2.5 out of 5 (Fairly Good)
God's Own Country' begins with great artistic and conceptual rigor, but eventually veers toward a wanton irrationality that it could very well have done without. Yet, despite its blemishes, the film does make a decent evening watch.
Veeyen Sun, 11 May 2014
The technique of the multiple narrative is exploited to the hilt in 'God's Own Country', and its triumph lies in the fact that the plots hold together incredibly well for the most part. The linkages established between them are coherent, and the course that the scheme follows well reasoned.
Manu Krishna (Fahad Fazil) lands in Kerala with his baby daughter, meets up his friend Abhirami (Mythili), and has plans to get some quick money that would free his wife Asha (Isha Talwar) who has been jailed by the Dubai police. Mathen Tharakan (Sreenivasan), a public prosecutor is on his way to the court, to ensure that the accused in a rape case that has rocked the state are not let scotfree. Muhammed (Lal), a taxi driver by profession is on a desperate hunt to amass six lakh rupees that would get his sick daughter on the surgery table.
'God's Own Country' is amazingly paced, in that not a moment is lost in worthless thought or speculation. The thrills that evolve are wedged into the proceedings as a hand that fits a glove, and the diverse storylines dealt with equal ease.
There are several equally interesting characters walking in and out of the tale at regular intervals, that make the film an interesting watch. Zakir (Manikuttan), a goon out on an assignment, needs to finish off things in a hurry as he plans to leave the city with his lover by dusk. Zarina (Lena), terribly distressed wife of Vakkachan(Nandu), a member of the legislative assembly, would stop at nothing until she sees to it that her vicious and inhuman husband is brought to book.
As the film heads speedily towards the climax, quite a few tailbacks crop up all on a sudden. For one, the characterization starts suffering like never before, and at least one, starts assuming superhuman proportions. And the preachiness that follows is unwarranted as well.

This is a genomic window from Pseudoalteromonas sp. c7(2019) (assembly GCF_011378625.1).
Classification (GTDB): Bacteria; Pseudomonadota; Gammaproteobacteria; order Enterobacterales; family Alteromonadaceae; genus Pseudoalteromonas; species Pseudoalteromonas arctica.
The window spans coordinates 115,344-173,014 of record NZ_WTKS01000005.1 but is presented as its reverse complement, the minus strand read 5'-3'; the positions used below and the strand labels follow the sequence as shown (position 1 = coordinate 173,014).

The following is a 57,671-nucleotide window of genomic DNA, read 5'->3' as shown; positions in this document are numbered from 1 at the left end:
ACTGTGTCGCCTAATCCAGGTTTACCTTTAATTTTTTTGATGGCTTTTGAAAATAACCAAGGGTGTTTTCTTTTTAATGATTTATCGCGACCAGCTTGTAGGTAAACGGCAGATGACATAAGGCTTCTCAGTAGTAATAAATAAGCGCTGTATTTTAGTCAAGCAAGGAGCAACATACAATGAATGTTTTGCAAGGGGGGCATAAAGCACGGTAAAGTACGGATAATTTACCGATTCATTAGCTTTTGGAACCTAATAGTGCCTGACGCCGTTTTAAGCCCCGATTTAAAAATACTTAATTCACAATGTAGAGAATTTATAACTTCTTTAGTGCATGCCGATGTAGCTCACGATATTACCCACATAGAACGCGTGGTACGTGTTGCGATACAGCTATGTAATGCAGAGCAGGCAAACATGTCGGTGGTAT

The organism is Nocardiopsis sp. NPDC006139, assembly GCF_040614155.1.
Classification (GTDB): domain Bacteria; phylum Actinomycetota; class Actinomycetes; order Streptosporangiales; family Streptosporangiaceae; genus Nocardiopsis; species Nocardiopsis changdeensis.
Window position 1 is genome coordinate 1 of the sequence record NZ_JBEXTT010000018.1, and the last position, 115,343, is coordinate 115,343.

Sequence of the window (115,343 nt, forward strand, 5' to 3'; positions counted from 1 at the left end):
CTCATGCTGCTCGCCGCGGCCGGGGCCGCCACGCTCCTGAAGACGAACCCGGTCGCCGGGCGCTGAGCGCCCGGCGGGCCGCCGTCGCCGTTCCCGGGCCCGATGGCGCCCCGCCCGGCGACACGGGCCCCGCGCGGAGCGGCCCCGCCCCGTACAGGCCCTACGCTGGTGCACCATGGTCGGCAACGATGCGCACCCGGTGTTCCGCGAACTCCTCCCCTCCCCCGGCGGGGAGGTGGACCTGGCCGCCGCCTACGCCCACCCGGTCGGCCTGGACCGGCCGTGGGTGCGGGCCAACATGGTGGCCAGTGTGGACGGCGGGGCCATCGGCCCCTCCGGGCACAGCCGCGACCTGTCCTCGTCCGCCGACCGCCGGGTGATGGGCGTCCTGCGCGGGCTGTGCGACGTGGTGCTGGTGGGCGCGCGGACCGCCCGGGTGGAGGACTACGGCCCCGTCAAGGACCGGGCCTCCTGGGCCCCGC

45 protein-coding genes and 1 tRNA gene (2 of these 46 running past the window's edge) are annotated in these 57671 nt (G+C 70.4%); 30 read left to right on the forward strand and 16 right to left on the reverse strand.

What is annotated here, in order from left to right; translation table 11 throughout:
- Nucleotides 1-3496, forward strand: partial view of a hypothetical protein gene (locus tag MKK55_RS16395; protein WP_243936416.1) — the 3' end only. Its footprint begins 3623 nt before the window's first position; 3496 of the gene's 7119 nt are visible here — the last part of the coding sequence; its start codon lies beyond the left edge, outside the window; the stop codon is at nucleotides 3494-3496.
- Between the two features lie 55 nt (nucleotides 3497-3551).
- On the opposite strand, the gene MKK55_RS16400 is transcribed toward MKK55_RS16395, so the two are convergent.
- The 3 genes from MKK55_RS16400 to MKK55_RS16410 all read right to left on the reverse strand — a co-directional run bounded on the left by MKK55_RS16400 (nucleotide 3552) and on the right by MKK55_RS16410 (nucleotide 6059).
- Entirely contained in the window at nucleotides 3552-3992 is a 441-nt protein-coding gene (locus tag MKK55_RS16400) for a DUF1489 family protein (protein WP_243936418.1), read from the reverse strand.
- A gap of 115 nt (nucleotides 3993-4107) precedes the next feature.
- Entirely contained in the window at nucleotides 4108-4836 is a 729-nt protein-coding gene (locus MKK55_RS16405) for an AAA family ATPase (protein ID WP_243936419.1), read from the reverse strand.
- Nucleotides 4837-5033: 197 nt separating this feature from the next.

Manu Krishna, the man with a baby in tow, walks into a dreaded goon colony and beats a hoodlum into pulp. He soon meets another thug right in his den, and delivers a smash or two, and walks out with some hard cash, like he has just walked out of a book store, having found a much desired book. The baby cries her lungs out, perhaps appalled at the action hero that her dad has suddenly transformed into.
No amount of reason would justify what Manu does in the final scene, as he towers over a group of agitating protestors and showers currency notes on them. The scene is a shocker literally, as it ruins the rational base that it had so carefully built up initially.
It all ends on a positive note, and even the most hardcore of optimists would wonder if life was indeed that easy. As you stare at the bag stashed with money doing its rounds and returning to the owner, you can only sigh and tell yourself that this is the stuff that movies are sometimes made of.
The performances in the film are equally good, with Fahad leading the pack with a compelling performance . Lal and Sreenivasan deliver the goods with assurance, while Lena and Mythili come up with competent feats.
And it is thus that 'God's Own Country' begins with great artistic and conceptual rigor, but eventually veers toward a wanton irrationality that it could very well have done without. Yet, despite its blemishes, the film does make a decent evening watch.
2.5 out of 5 (Fairly Good)